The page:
What Does London Not Want Us To See?


London is poised to shut down all of their brand spanking new mobile CCTV cameras in central London just before the G-20 summit is to begin due to what is described as an illegality with the units. What kind of illegality? Well according to law these cameras must meet certain quality requirements and for some strange reason this brand new network of cameras doesn’t seem to make the grade. Apparently the U.K. Department for Transport says these cameras used for snooping on their citizens must have the ability to record at 720 x 576 pixels but these new CCTV units just barely miss the cut as they only record at 704 x 576.

Naturally one would wonder why this issue was not discovered until after the cameras had already been put into place. I must say the timing is mighty suspicious. Maybe the British bobbies prefer to not be recorded handing out a whole bunch of “wooded shampoos” on the stupid knuckleheads that always show up at these things. Or maybe they would rather not have images leaked to the world along the lines of this fiasco. Whatever the reason I’m sure it will get taken care of after the festivities are over and all the big wigs are shuffling out of the country and onto the next.

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The security operation at this week’s G20 summit was thrown into chaos last night when it emerged that the entire network of central London’s wireless CCTV cameras will have to be turned off because of a legal ruling.

The Department for Transport (DfT) has ruled that Westminster council’s mobile road cameras – a third of the authority’s CCTV network – “do not fully meet the resolution standards required” and must be switched off by midnight tomorrow.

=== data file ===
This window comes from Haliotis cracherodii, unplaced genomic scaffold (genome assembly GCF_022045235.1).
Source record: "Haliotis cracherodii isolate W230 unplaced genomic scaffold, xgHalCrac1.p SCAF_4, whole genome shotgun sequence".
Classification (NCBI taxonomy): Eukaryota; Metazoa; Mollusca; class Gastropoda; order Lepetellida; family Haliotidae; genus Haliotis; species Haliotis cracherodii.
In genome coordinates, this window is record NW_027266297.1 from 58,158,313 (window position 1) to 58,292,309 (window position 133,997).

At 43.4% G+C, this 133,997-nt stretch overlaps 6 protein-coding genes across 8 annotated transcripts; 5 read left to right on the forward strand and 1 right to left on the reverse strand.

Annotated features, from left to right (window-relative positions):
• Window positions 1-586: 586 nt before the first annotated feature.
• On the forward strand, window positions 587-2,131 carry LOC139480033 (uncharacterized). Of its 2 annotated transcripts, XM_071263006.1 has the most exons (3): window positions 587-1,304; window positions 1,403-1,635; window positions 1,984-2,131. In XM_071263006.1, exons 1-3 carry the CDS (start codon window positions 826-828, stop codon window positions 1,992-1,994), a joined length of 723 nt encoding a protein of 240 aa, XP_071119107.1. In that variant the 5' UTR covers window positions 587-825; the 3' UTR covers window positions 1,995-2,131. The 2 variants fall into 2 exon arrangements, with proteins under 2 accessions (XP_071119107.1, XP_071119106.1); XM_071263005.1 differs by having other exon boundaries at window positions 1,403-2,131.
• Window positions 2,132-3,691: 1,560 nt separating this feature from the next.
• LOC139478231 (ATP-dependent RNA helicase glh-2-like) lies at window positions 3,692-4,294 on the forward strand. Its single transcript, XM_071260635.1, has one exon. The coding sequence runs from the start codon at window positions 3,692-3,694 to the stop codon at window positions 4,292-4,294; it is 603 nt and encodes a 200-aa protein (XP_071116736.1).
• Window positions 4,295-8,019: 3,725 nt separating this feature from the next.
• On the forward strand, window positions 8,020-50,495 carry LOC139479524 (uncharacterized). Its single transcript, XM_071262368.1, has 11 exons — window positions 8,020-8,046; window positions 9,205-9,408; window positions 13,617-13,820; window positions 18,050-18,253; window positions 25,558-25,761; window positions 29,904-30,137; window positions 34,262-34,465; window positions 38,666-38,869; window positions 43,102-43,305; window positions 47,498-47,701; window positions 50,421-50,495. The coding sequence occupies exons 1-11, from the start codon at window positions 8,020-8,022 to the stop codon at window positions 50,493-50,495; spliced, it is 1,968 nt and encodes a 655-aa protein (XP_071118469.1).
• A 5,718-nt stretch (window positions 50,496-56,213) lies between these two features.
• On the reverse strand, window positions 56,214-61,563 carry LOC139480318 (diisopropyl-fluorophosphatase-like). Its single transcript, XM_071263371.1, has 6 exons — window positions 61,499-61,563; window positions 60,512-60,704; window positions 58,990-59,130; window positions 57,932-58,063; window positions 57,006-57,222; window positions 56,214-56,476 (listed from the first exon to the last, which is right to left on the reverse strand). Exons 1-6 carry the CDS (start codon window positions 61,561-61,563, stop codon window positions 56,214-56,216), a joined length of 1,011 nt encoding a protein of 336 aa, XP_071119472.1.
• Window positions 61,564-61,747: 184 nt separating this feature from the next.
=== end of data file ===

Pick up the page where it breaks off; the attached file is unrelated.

The blackout begins on the eve of the summit, when world leaders arrive in the capital and protesters take to the streets.

The council only discovered last week that images from its newly installed £15m traffic cameras do not meet the quality required under the Traffic Management Act, which comes into force on 1 April.

In an urgently drafted letter seen by the Guardian and hand-delivered to the transport secretary, Geoff Hoon, on Friday, the council warns its entire network of wireless cameras will need to be shut down unless the minister finds a way to give special dispensation. “This would have a serious impact on our ability to manage our road network safely, as well as impeding our community protection efforts,” the letter states.

It adds: “We are seeking authorisation from DfT as a matter of urgency to enable Westminster to continue using its digital CCTV network.”

The 60 cameras in question use the latest digital technology and transmit images using Wi-Fi. While they are primarily for traffic enforcement, according to the council the cameras are “an essential additional tool” to tackle crime and disorder, and have been fixed to strategic locations across the capital ahead of the summit.

Read the rest of this guardian.co.uk article here>>>

This entry was posted in European News.

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